“Our procedures are different, and we might have some different ideas,” said Senate Republican Conference Chairman John Thune (R-S.D.). “But I think we could figure out how to reconcile.”
Senate Republicans could also decide to ditch the idea of trying to garner some Democratic support for their proposals and use special budget rules, known as reconciliation, to more easily pass tax legislation by shielding it from the threat of a filibuster.
But that approach comes with drawbacks. While it would allow Republicans to avoid a filibuster fight, it also requires that any long-term revenue changes not affect the deficit. Tax cuts would, by definition, reduce the amount of money flowing into the federal government and add to the deficit.
During the past year, there was little coordination on tax policy between House and Senate Republicans, and it’s not clear when those talks will begin in earnest.
Brady and his colleagues earlier this year drafted their proposal, likely to be the starting point for the legislation they want to move early in 2017, without any input from their counterparts in the Senate.
Hatch said he doesn’t know much about the House blueprint, leaving him without an opinion on the proposal. “I can’t say, because I don’t fully understand what they’re discussing,” he said.
One difference between the two chambers could be over how to address tax policy for multinational corporations.
In the past, Hatch has favored a more traditional form of international tax strategy that would tax companies only on the profits they earn in the United States and not tax profits earned abroad. That conflicts with Brady’s blueprint, which embraces new border adjustments for taxing multinational corporations that some experts say could violate World Trade Organization rules.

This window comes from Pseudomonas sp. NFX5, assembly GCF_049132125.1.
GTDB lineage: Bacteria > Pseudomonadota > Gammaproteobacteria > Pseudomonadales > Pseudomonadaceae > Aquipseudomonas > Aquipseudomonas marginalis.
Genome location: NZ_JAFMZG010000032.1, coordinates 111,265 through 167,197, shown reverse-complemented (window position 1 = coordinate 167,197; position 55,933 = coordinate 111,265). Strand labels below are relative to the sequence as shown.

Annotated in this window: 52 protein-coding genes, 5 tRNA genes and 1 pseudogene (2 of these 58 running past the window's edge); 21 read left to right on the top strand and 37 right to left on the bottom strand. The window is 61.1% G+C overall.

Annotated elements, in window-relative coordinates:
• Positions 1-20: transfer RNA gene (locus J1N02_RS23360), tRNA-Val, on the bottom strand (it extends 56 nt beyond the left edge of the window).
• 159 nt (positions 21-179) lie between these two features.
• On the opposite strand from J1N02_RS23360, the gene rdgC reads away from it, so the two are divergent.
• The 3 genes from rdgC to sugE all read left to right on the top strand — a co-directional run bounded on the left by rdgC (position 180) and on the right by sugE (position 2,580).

“Everybody has been talking about Brady and Ryan and Trump and how they’re all on the same page, but nobody is talking about Orrin G. Hatch and the Finance Committee,” said Howard Gleckman, a senior fellow at the nonpartisan Tax Policy Center. “Hatch has his own ideas for corporate reform. They’re very different from what Trump has been talking about.”
The House GOP blueprint outlines many long-held Republican principles, such as cutting rates for businesses and individuals and ending many personal deductions, without filling in critical details about which programs would be eliminated to make up for the huge cost of cutting tax rates.
Analysts at the Tax Policy Center estimate that the House GOP plan would cost the federal government more than $3 trillion over 10 years. Republicans insist their plan will raise that much or more through increased economic activity. Most economists, however, have long dismissed the idea that the growth spurred by tax cuts will generate enough revenue to offset all of their impact on the deficit.
Any tax-code overhaul will also be subject to intense lobbying from corporations and industries receiving special benefits that could be cast aside.
“It is going to take some time to work through the process,” Cornyn told reporters Tuesday.
Correction: An earlier version of this post misspelled Ed Kleinbard’s name.